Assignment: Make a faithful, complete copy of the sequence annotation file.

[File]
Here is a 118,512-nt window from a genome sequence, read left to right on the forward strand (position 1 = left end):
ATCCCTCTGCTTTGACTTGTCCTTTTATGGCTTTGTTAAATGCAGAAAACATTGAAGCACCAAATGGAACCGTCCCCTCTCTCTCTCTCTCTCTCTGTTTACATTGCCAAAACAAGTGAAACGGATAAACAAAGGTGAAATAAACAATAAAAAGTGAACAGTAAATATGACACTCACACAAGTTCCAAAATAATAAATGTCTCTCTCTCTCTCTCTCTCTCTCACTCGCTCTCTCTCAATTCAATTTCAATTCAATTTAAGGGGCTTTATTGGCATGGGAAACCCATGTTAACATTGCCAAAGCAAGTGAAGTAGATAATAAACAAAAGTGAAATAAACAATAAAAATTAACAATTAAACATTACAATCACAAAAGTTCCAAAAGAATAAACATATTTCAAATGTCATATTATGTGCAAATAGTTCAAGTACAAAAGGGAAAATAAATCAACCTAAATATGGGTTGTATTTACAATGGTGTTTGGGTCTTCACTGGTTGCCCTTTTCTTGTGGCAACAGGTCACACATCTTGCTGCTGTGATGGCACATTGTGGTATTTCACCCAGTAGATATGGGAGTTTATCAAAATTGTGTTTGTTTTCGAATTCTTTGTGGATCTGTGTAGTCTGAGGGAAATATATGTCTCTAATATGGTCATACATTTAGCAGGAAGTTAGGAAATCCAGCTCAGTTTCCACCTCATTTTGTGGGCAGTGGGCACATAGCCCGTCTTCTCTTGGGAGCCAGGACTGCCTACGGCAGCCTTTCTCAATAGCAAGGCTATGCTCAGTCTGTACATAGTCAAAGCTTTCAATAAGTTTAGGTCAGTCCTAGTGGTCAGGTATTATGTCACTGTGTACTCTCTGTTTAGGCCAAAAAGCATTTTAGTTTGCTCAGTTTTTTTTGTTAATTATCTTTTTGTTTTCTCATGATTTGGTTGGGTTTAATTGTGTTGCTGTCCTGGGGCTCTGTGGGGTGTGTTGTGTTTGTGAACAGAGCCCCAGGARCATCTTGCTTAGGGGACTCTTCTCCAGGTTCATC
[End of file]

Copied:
Here is a 118,512-nt window from a genome sequence, read left to right on the forward strand (position 1 = left end):
ATCCCTCTGCTTTGACTTGTCCTTTTATGGCTTTGTTAAATGCAGAAAACATTGAAGCACCAAATGGAACCGTCCCCTCTCTCTCTCTCTCTCTCTGTTTACATTGCCAAAACAAGTGAAACGGATAAACAAAGGTGAAATAAACAATAAAAAGTGAACAGTAAATATGACACTCACACAAGTTCCAAAATAATAAATGTCTCTCTCTCTCTCTCTCTCTCTCACTCGCTCTCTCTCAATTCAATTTCAATTCAATTTAAGGGGCTTTATTGGCATGGGAAACCCATGTTAACATTGCCAAAGCAAGTGAAGTAGATAATAAACAAAAGTGAAATAAACAATAAAAATTAACAATTAAACATTACAATCACAAAAGTTCCAAAAGAATAAACATATTTCAAATGTCATATTATGTGCAAATAGTTCAAGTACAAAAGGGAAAATAAATCAACCTAAATATGGGTTGTATTTACAATGGTGTTTGGGTCTTCACTGGTTGCCCTTTTCTTGTGGCAACAGGTCACACATCTTGCTGCTGTGATGGCACATTGTGGTATTTCACCCAGTAGATATGGGAGTTTATCAAAATTGTGTTTGTTTTCGAATTCTTTGTGGATCTGTGTAGTCTGAGGGAAATATATGTCTCTAATATGGTCATACATTTAGCAGGAAGTTAGGAAATCCAGCTCAGTTTCCACCTCATTTTGTGGGCAGTGGGCACATAGCCCGTCTTCTCTTGGGAGCCAGGACTGCCTACGGCAGCCTTTCTCAATAGCAAGGCTATGCTCAGTCTGTACATAGTCAAAGCTTTCAATAAGTTTAGGTCAGTCCTAGTGGTCAGGTATTATGTCACTGTGTACTCTCTGTTTAGGCCAAAAAGCATTTTAGTTTGCTCAGTTTTTTTTGTTAATTATCTTTTTGTTTTCTCATGATTTGGTTGGGTTTAATTGTGTTGCTGTCCTGGGGCTCTGTGGGGTGTGTTGTGTTTGTGAACAGAGCCCCAGGARCATCTTGCTTAGGGGACTCTTCTCCAGGTTCATC